Issue 33 – November 2011
Twenty years of the 'Vienna Agreement', which helps to ensure that international and European Standards avoid duplication and make the best use of development resources, were celebrated at an international conference in the Austrian capital on 4 November 2011.
The conference marked the signing of the agreement in 1991 between the International Organization for Standardization (ISO) and the European Committee for Standardization (CEN). The background to the agreement was that in working to make the ideal of the Single Market in Europe a trading reality, the leaders of the European Union concluded that harmonising the national Standards of the member countries was essential. It was not sufficient to do away with discriminatory, government-imposed import quotas between the member countries if their divergent national Standards continued to present technical barriers to the free flow of goods in the Single Market.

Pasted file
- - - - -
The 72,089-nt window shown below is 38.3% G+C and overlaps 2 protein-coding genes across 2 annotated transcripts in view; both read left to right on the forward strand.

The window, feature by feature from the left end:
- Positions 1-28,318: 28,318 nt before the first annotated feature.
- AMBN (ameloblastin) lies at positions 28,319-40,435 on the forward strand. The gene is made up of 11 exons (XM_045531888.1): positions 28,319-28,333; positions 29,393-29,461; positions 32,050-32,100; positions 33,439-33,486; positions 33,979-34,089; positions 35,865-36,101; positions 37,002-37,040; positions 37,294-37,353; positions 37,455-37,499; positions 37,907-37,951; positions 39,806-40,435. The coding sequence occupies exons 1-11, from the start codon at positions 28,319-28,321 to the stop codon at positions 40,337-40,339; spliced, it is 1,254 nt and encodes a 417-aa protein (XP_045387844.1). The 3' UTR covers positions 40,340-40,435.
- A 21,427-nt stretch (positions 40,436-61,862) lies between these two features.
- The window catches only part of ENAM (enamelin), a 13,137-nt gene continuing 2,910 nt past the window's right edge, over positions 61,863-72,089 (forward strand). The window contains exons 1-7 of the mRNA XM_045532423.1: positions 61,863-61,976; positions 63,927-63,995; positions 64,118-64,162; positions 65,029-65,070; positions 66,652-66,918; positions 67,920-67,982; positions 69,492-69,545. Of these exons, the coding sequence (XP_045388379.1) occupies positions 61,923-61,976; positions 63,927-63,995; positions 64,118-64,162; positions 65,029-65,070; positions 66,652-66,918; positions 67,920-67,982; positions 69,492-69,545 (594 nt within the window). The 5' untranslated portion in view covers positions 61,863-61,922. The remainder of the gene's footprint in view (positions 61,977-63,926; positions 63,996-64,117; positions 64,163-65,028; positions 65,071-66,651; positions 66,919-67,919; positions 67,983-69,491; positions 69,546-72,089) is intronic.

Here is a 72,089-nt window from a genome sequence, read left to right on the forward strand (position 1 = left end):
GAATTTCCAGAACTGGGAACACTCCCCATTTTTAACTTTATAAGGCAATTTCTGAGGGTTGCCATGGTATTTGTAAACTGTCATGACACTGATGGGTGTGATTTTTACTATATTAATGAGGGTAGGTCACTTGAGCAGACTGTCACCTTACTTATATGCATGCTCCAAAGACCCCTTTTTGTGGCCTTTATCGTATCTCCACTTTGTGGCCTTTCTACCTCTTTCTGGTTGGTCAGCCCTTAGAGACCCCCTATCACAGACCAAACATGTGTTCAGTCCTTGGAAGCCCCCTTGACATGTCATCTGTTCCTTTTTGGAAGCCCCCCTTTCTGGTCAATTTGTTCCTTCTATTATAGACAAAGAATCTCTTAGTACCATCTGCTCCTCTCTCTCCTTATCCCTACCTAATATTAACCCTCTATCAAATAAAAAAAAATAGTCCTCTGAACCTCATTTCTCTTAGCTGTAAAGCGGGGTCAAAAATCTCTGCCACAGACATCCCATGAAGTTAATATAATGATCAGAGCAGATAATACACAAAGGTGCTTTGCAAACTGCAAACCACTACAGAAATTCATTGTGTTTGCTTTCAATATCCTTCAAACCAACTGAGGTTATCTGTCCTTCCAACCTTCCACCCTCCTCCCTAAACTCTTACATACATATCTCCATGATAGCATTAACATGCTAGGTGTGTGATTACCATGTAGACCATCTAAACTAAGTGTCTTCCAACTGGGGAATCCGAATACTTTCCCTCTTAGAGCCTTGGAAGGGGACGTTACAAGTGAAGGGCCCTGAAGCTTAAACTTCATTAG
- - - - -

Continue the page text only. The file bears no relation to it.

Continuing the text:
The European Union decided to base its harmonised European Standards wherever possible on international Standards. If European Standards are harmonised from the outset with international ones, then there are increased savings and opportunities for the companies that wish to compete on export markets outside the region. One product specification can be offered to export customers everywhere. At the same time, the choice of European customers is widened to include product offerings, based on compatible technology, from around the world.
In the Vienna Agreement of June 1991, ISO and CEN formally committed themselves to basing their work on international standardisation. In other words, whenever possible, CEN adopts international Standards as European Standards which are, in turn, promulgated as national Standards in each of the CEN member countries.
As a result of the agreement that was signed between ISO and CEN in 1991, today more than 4,170 European Standards (EN) are identical to ISO Standards out of a total 13,542 EN Standards. ISO is currently leading the development of more than 810 Standards that, on completion, will be approved in parallel as ISO and EN Standards, while CEN has the lead on more than 160 Standards for parallel approval.